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Independent voices from the The Washington Times Communities
Topic - Joseph Lavorgna
The number of Americans seeking unemployment benefits fell 5,000 last week to a seasonally adjusted 305,000, the second-lowest level in six years. Steady declines in applications show that very few companies are laying off workers.
U.S. unemployment-benefit applications rose 16,000 last week to a seasonally adjusted 360,000, although the level remains consistent with steady hiring.
The number of Americans seeking unemployment aid plummeted to a five-year low last week, a hopeful sign the job market may be improving, but much of the decline reflects seasonal volatility in the data.
The number of people seeking U.S. unemployment benefits fell sharply last week to a seasonally adjusted 410,000, though the figure was elevated for the second straight week by Superstorm Sandy.
From purchases and prices to builder sentiment and construction, the U.S. housing market is making consistent gains.
More Americans sought unemployment aid last week, suggesting hiring remains sluggish.
An index that tracks the number of signed contracts to buy U.S. homes rose to its highest level in nearly two years last month, the latest sign the battered housing market is improving slowly.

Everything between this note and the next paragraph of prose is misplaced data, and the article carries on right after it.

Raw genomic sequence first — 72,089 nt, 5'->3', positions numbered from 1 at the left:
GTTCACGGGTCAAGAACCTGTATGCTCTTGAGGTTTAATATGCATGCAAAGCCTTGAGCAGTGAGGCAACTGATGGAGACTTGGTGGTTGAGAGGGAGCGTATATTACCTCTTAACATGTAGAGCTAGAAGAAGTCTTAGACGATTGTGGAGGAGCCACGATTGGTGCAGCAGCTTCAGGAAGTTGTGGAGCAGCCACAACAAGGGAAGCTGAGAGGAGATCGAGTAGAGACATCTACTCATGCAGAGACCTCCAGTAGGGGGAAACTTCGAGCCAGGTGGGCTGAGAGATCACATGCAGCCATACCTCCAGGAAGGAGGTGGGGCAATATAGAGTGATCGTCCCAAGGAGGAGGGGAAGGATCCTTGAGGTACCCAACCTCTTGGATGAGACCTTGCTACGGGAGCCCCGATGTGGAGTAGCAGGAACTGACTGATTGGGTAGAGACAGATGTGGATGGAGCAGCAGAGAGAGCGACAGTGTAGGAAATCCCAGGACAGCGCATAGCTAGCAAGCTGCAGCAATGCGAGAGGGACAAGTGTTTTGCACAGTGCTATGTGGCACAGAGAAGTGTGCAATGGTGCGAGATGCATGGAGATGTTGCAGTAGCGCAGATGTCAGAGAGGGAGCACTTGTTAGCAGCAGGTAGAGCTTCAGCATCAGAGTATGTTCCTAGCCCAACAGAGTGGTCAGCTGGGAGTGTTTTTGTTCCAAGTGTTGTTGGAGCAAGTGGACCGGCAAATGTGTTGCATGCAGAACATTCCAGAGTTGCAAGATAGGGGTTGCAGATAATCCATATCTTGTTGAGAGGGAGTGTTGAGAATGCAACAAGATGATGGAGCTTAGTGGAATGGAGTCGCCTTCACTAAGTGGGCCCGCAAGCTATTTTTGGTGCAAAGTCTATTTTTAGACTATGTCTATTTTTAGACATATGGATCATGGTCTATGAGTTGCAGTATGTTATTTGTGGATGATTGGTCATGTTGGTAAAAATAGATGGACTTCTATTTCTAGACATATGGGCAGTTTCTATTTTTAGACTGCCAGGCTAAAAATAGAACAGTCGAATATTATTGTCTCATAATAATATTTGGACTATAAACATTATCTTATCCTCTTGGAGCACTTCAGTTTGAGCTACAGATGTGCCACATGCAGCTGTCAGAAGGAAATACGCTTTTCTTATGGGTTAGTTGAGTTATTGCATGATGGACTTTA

The economy might not be on the brink of another recession after all. Consumers, who drive most economic growth, spent more on cars, furniture, electronics and other goods in July — and more in May and June than previously thought. That burst of activity is encouraging because it shows many Americans were willing to spend despite high unemployment, scant pay raises, steep gas prices and diminished wealth.
Consumers spent more on autos, furniture, clothing and gas in July, pushing up retail sales by the largest amount in four months. The gain signaled that Americans are a little more confident in the economy and could helped dispel fears that the country is headed for another recession.
President Obama's upcoming budget will lay out a credible plan to lower the U.S. deficit, but the funding gap will grow initially owing to the extension of tax cuts, Mr. Obama's budget chief said Wednesday.
"Despite the rise in mortgage rates and house prices, housing affordability will still be well above its long-term average," said Joseph LaVorgna, an economist at Deutsche Bank.
The applications figures "suggest the labor market is getting better, the issue remains the extent of the improvement," said Joseph LaVorgna, an economist at Deutsche Bank.